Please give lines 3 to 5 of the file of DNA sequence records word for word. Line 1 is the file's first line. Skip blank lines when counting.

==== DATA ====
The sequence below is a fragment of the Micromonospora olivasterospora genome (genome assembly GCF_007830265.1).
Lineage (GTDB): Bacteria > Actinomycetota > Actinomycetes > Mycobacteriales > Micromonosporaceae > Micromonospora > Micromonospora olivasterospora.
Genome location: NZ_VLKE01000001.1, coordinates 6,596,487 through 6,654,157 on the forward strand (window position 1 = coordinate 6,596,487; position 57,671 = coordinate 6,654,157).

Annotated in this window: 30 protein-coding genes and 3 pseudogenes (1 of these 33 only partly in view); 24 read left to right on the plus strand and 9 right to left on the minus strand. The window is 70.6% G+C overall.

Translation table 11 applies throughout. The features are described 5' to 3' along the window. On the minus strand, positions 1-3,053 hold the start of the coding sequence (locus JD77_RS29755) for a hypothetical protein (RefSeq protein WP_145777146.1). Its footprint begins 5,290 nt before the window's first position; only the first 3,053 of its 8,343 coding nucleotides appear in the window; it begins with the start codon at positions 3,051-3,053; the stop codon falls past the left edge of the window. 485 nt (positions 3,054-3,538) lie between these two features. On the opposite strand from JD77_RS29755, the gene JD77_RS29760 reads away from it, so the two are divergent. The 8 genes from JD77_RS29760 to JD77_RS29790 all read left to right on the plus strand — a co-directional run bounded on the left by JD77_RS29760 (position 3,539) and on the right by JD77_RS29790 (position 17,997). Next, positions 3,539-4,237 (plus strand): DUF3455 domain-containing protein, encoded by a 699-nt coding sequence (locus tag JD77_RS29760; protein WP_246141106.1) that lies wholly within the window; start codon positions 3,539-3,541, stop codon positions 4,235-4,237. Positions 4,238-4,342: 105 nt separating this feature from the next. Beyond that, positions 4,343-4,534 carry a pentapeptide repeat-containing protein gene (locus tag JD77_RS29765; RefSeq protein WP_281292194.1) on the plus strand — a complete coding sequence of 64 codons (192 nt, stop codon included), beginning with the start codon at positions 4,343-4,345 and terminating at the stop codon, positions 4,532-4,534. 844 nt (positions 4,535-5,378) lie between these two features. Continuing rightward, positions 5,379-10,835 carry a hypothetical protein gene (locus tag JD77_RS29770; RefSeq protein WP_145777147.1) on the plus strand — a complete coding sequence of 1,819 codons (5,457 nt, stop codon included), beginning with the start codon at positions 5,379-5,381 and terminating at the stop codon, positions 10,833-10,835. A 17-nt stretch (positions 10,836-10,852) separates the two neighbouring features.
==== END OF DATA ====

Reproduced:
Genome location: NZ_VLKE01000001.1, coordinates 6,596,487 through 6,654,157 on the forward strand (window position 1 = coordinate 6,596,487; position 57,671 = coordinate 6,654,157).

Annotated in this window: 30 protein-coding genes and 3 pseudogenes (1 of these 33 only partly in view); 24 read left to right on the plus strand and 9 right to left on the minus strand. The window is 70.6% G+C overall.

Translation table 11 applies throughout. The features are described 5' to 3' along the window. On the minus strand, positions 1-3,053 hold the start of the coding sequence (locus JD77_RS29755) for a hypothetical protein (RefSeq protein WP_145777146.1). Its footprint begins 5,290 nt before the window's first position; only the first 3,053 of its 8,343 coding nucleotides appear in the window; it begins with the start codon at positions 3,051-3,053; the stop codon falls past the left edge of the window. 485 nt (positions 3,054-3,538) lie between these two features. On the opposite strand from JD77_RS29755, the gene JD77_RS29760 reads away from it, so the two are divergent. The 8 genes from JD77_RS29760 to JD77_RS29790 all read left to right on the plus strand — a co-directional run bounded on the left by JD77_RS29760 (position 3,539) and on the right by JD77_RS29790 (position 17,997). Next, positions 3,539-4,237 (plus strand): DUF3455 domain-containing protein, encoded by a 699-nt coding sequence (locus tag JD77_RS29760; protein WP_246141106.1) that lies wholly within the window; start codon positions 3,539-3,541, stop codon positions 4,235-4,237. Positions 4,238-4,342: 105 nt separating this feature from the next. Beyond that, positions 4,343-4,534 carry a pentapeptide repeat-containing protein gene (locus tag JD77_RS29765; RefSeq protein WP_281292194.1) on the plus strand — a complete coding sequence of 64 codons (192 nt, stop codon included), beginning with the start codon at positions 4,343-4,345 and terminating at the stop codon, positions 4,532-4,534. 844 nt (positions 4,535-5,378) lie between these two features. Continuing rightward, positions 5,379-10,835 carry a hypothetical protein gene (locus tag JD77_RS29770; RefSeq protein WP_145777147.1) on the plus strand — a complete coding sequence of 1,819 codons (5,457 nt, stop codon included), beginning with the start codon at positions 5,379-5,381 and terminating at the stop codon, positions 10,833-10,835. A 17-nt stretch (positions 10,836-10,852) separates the two neighbouring features.